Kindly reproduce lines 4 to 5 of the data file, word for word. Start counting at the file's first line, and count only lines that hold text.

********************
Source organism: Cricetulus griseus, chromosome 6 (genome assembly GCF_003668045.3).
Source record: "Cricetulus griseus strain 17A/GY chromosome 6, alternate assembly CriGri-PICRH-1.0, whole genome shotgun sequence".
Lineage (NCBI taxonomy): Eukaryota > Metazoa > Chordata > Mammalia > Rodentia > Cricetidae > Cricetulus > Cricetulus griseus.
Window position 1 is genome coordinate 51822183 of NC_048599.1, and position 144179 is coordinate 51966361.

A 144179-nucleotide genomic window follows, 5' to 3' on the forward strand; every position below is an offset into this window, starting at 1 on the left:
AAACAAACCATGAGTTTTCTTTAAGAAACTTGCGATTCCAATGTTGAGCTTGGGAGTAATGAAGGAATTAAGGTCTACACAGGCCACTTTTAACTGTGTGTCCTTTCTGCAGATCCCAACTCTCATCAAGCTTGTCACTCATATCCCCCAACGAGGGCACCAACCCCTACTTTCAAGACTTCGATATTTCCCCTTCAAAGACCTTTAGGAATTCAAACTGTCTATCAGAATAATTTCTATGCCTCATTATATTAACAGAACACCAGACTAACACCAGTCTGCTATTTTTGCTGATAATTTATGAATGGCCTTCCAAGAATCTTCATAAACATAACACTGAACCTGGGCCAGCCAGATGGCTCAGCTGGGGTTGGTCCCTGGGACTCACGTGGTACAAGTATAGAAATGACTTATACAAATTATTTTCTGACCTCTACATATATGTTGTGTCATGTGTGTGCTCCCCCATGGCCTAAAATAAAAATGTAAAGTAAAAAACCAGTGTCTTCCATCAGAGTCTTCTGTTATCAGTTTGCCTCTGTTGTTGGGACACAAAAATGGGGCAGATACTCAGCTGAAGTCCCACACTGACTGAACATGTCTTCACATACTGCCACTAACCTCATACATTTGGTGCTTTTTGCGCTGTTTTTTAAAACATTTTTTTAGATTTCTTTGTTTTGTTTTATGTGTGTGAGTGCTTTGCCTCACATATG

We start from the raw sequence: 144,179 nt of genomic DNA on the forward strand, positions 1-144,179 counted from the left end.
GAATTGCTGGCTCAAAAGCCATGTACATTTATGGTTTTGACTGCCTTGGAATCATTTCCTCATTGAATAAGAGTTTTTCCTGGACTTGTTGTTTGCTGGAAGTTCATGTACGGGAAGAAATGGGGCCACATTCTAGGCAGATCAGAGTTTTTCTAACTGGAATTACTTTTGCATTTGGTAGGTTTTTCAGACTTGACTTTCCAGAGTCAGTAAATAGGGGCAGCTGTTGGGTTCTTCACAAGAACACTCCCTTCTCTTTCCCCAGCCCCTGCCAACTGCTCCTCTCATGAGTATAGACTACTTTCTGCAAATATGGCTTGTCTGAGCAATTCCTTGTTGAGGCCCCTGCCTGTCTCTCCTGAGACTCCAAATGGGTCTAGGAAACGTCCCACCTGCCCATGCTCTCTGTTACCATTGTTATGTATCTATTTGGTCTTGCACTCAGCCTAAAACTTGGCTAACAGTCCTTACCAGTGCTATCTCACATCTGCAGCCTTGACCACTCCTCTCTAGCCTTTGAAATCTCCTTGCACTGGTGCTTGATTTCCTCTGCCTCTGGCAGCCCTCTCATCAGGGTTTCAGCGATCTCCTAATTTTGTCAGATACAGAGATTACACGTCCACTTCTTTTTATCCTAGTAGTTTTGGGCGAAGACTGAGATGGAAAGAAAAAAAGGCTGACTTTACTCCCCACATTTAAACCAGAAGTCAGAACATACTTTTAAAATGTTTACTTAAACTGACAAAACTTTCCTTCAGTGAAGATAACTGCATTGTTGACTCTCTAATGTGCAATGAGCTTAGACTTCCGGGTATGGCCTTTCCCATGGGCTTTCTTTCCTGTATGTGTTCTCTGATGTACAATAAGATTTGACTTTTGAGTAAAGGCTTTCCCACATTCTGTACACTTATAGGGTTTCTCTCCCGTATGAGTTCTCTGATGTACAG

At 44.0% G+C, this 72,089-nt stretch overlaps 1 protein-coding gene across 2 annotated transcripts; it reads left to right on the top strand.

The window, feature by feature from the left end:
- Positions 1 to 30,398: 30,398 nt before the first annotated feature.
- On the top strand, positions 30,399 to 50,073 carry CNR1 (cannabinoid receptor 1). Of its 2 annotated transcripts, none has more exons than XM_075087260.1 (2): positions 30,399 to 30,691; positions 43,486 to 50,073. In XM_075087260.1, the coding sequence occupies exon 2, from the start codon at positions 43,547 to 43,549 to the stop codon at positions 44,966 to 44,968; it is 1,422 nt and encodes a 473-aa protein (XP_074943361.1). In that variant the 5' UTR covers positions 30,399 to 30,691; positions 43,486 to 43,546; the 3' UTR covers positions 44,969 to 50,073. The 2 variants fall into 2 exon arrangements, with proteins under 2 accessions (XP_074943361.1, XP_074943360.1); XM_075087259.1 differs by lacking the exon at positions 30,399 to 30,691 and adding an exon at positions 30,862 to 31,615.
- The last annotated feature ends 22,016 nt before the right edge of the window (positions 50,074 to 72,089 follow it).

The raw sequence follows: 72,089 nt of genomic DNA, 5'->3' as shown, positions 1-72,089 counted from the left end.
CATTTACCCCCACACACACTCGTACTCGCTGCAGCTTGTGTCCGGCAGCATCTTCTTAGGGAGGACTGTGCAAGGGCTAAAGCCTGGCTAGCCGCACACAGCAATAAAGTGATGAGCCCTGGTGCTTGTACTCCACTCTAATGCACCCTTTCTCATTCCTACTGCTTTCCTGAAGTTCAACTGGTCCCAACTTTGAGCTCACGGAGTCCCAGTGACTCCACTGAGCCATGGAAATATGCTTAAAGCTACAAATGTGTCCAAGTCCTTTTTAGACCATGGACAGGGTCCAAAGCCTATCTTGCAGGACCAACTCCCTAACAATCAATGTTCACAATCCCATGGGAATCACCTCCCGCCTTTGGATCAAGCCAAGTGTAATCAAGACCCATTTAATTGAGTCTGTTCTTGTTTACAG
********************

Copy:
Window position 1 is genome coordinate 51822183 of NC_048599.1, and position 144179 is coordinate 51966361.

A 144179-nucleotide genomic window follows, 5' to 3' on the forward strand; every position below is an offset into this window, starting at 1 on the left: